Two men jailed for crimes at casinos
Charges include carjacking, robbery
Written by SEAN O'SULLIVAN The News Journal
WILMINGTON -- A pair of Wilmington men who preyed on senior citizens -- carjacking one they met at a casino, then using the stolen vehicle to drive to a second casino, where they stalked and robbed a couple -- were each sentenced to more than a decade in prison on Friday.
Eric Hill, 27 was sent to prison for 18 years and six months, and co-defendant Jerome Watkins, 26, received a sentence of 10 years and six months from Superior Court Judge John A. Parkins for their roles in a crime that got them about $32 cash.
According to attorneys, Hill and Watkins were gambling at Delaware Park on the afternoon of Sept. 16, 2010, trying to win enough money to bail a cousin out of prison. When the pair came up empty-handed, they instead set their sights on a 74-year-old man at the casino.
Hill and Watkins at first appeared to befriend the man, helping him walk to his vehicle and getting a ride from him, according to attorneys, only to later turn on him once they got to the man's Newark home, just after 3 p.m., taking his gold- colored minivan.
The pair then drove to Harrah's Casino in Chester, Pa., where they began to stalk an 84-year-old man, who was using a walker, and his 64-year-old wife.
Hill and Watkins apparently thought the couple had won money and followed them from the casino back to their Brandywine Hundred home in the stolen minivan. Once at the home, around 7 p.m., Watkins tackled the 64-year-old woman outside her front door while Hill threatened the 84-year-old man and rifled through his pockets as he helplessly watched his wife get assaulted, according to attorneys.
The two were caught when they returned to Harrah's and authorities recognized the stolen minivan. Watkins and Hill both later admitted to robbery, conspiracy and carjacking charges in plea deals.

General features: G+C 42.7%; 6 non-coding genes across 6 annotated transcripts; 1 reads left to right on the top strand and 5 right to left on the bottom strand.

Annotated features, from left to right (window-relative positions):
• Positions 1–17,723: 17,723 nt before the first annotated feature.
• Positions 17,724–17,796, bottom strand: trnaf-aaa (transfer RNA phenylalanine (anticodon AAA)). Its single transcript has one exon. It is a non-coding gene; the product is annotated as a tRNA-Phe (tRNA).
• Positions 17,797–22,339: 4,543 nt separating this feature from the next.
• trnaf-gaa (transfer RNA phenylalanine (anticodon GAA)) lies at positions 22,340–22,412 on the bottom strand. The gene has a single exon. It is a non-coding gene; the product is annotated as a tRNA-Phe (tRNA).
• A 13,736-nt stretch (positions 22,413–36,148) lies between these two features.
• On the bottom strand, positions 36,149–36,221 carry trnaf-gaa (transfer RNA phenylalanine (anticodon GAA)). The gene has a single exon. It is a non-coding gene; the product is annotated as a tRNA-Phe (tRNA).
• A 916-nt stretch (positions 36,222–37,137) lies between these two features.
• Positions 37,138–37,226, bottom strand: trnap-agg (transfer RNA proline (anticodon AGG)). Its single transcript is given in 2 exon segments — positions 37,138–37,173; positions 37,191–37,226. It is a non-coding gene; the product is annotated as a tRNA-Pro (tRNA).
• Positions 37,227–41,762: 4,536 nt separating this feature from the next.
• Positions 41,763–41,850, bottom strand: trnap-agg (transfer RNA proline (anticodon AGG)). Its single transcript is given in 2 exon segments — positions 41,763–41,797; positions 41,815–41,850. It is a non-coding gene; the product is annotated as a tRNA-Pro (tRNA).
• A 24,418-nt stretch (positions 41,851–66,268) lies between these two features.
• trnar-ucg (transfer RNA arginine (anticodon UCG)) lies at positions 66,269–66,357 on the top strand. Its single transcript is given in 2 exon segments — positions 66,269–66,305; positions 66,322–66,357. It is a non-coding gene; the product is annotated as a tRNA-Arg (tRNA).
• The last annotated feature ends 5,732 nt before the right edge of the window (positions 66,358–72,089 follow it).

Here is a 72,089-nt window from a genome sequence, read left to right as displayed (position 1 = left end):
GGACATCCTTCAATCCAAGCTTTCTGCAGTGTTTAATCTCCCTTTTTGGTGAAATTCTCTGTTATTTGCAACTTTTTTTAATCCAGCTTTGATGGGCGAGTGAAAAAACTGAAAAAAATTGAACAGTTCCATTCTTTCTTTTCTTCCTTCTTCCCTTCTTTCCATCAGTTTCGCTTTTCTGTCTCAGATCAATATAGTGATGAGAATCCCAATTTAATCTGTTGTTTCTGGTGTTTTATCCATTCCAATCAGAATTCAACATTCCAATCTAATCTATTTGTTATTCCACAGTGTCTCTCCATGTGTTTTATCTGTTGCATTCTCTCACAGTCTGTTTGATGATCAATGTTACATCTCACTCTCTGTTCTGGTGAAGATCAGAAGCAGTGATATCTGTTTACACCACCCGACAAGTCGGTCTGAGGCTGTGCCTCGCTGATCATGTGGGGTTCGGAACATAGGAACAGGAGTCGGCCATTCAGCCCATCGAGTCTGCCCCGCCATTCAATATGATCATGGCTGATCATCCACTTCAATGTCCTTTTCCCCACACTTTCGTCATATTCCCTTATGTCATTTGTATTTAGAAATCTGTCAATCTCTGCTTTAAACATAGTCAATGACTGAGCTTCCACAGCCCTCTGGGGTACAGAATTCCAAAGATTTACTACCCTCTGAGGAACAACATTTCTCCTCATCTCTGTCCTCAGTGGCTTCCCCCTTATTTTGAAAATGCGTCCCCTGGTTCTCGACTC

In court, both men apologized for their actions. Hill claimed he was now "a new man, a man of God" who plans to do right when he returns to society.
Deputy Attorney General Abigail Layton did not ask for a specific sentence for Watkins but asked Parkins to incarcerate Hill for 40 years because of his lengthy criminal history that included previous crimes of violence against senior citizens.
She told Parkins the victimized couple was traumatized by the incident and have not been able to return to the casino since, depriving them of what they said was one of their few pleasures in retirement.
Layton concluded that a 40-year sentence would ensure that Hill was himself a senior citizen when he got out of prison.
Hill's attorney, Brian J. Chapman, argued his client had "good pieces," who despite his lengthy record had never served more than a year or two in prison prior to this incident.
Parkins told Watkins his crimes deserved no leniency, but later told Hill -- who was facing a minimum mandatory sentence of 13 years -- that he did not think a sentence of 40 years was appropriate, either.
Outside court, Chapman said he was disappointed by the disparity between the sentences given to Hill and Watkins.
Watkins' attorney, Ralph D. Wilkinson IV, declined comment outside court.
Layton said the state respected the court's rulings in the matter.